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Shortly after being awarded an ITIL® Foundation certification, a recipient’s natural inclination is to ask: “Now what? How do I take the best practices I’ve learned and apply them to my organization?”
For organizations with the willingness to get in shape and regain their corporate vitality, combining and aligning best practice frameworks is a sure way to achieve that goal. Admittedly, it takes work. Combining ITIL® 4 and project management should be high on your list.
A strong event management process that is able to detect changes of state throughout an organization’s IT environment is a key aspect of a complete suite of service management processes. Event management ultimately helps an organization maintain control through an understanding of the state of things, and how the state of those things changes in an IT environment.
In this hour-long webinar, Global Knowledge instructor and ITIL Expert Michael Scarborough will share his knowledge and expertise on various aspects of incident management and problem management processes. He will help you understand the difference between incidents and problems and between incident and problem management, providing examples from his own experience to drive the concepts home. Michael will also provide an overview of who performs various incident and problem management activities in an organization.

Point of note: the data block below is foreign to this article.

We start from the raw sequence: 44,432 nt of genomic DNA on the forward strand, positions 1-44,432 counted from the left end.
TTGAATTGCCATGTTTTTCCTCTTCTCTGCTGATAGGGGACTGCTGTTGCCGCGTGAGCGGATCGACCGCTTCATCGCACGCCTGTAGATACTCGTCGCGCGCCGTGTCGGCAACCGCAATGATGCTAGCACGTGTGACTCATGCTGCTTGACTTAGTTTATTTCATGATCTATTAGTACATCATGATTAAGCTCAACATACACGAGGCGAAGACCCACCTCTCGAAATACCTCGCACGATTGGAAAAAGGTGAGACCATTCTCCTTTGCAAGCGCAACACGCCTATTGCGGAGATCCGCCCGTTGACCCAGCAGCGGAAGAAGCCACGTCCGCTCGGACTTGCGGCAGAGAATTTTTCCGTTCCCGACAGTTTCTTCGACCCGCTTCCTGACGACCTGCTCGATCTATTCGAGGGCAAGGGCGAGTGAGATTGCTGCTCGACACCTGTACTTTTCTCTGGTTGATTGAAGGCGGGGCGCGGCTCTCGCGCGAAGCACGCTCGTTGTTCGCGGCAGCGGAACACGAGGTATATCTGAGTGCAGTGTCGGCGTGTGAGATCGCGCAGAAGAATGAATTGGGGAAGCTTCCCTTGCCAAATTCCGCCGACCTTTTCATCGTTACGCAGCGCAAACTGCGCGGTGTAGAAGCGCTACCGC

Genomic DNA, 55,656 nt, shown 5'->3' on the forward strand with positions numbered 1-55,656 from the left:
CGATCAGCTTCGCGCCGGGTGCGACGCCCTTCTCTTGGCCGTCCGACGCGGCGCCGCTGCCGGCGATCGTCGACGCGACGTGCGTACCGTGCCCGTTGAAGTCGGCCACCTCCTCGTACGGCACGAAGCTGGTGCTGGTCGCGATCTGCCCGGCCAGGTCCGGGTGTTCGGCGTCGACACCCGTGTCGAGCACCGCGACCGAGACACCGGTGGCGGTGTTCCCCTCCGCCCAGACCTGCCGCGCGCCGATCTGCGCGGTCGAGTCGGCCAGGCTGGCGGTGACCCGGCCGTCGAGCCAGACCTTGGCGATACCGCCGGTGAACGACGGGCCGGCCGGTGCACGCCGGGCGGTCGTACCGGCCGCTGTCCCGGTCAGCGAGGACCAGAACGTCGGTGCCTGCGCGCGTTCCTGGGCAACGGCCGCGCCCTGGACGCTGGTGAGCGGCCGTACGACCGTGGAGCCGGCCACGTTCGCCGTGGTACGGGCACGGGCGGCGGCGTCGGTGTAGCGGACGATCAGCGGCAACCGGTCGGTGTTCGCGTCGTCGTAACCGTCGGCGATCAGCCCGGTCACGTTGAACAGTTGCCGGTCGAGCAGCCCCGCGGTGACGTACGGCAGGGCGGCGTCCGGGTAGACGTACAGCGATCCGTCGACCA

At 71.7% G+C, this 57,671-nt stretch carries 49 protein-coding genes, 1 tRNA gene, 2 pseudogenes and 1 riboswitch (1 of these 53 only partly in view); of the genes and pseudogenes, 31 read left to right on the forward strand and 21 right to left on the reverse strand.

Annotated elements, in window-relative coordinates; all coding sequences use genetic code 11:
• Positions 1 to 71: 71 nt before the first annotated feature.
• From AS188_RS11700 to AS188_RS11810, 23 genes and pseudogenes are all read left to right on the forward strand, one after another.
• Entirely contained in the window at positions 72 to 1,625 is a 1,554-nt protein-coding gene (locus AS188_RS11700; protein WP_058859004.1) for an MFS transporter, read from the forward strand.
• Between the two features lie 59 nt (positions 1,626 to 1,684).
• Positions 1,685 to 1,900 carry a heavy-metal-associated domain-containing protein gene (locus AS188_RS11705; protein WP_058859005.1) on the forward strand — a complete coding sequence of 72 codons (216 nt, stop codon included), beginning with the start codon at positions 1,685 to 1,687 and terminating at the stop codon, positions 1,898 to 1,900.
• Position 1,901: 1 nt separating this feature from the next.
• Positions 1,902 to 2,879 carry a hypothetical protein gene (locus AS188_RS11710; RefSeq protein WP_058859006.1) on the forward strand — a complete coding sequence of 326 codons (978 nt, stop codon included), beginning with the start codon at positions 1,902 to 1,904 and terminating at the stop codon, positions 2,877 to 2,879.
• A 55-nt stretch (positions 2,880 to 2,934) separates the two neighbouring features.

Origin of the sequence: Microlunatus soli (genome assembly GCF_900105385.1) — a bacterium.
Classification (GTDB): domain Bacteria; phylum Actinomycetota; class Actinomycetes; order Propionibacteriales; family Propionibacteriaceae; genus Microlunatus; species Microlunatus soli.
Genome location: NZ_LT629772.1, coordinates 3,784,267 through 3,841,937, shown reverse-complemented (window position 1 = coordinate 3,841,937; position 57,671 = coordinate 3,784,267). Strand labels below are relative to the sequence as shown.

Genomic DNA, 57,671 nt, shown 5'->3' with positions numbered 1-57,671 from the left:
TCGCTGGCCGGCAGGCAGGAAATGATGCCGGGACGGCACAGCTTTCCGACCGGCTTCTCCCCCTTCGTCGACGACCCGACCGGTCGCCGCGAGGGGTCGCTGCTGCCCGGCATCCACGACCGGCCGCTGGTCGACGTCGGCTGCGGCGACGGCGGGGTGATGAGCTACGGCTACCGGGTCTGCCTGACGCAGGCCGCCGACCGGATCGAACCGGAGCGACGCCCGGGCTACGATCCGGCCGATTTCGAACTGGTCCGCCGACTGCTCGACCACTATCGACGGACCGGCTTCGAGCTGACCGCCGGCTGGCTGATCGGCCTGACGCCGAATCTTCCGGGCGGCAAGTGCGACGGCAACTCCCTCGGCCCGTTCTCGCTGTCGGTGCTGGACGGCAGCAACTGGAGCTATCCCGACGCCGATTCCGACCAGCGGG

UFFA, which stands for “Use it, Flag it or Fix it, Add it,” is the responsibility of every support professional in the knowledge management process. It comes from the Knowledge-Centered Support (KCS) methodology where knowledge management is based on collaboration and a shared ownership of the knowledge base. Let’s break it down.
Based on survey responses from the Global Knowledge 2019 IT Skills and Salary Report, this year’s highest-paying certifications reveal a strong emphasis on particular topics, such as cloud computing, cybersecurity, networking and project management. In fact, cloud and project management dominate the top five spots.
Event management, although theoretically different, is fundamentally what most IT organizations refer to as “monitoring.” Monitoring an organization’s environment to determine whether important assets are in the state they should be, and knowing when that state changes, is a very important activity that many organizations spend significant portions of their budget doing.
Young adults unable to find work, employers unable to fill jobs, a recent GAO study that reported substantial declines in telecommunication expertise — there has been a lot of news about the pervasiveness of skills gaps, their causes, the actual impacts and what to do about them. It’s rather confusing, because the term “skills gaps” has been hijacked to politicize an extremely wide range of issues.
As mentioned in last week’s post, interviews that require ITIL Intermediate level knowledge will most likely be targeted to specific process areas and activities. If I interviewed someone for a job that required ITIL Intermediate level knowledge, in addition to other questions about the specific technical responsibilities of the job, I might ask the following questions:
Most organizations quickly realize that knowledge management must be integrated with incident management in order to improve the quality of service and the efficiency of providing assisted service. What is not as quickly recognized is the value of integrating knowledge management with problem management.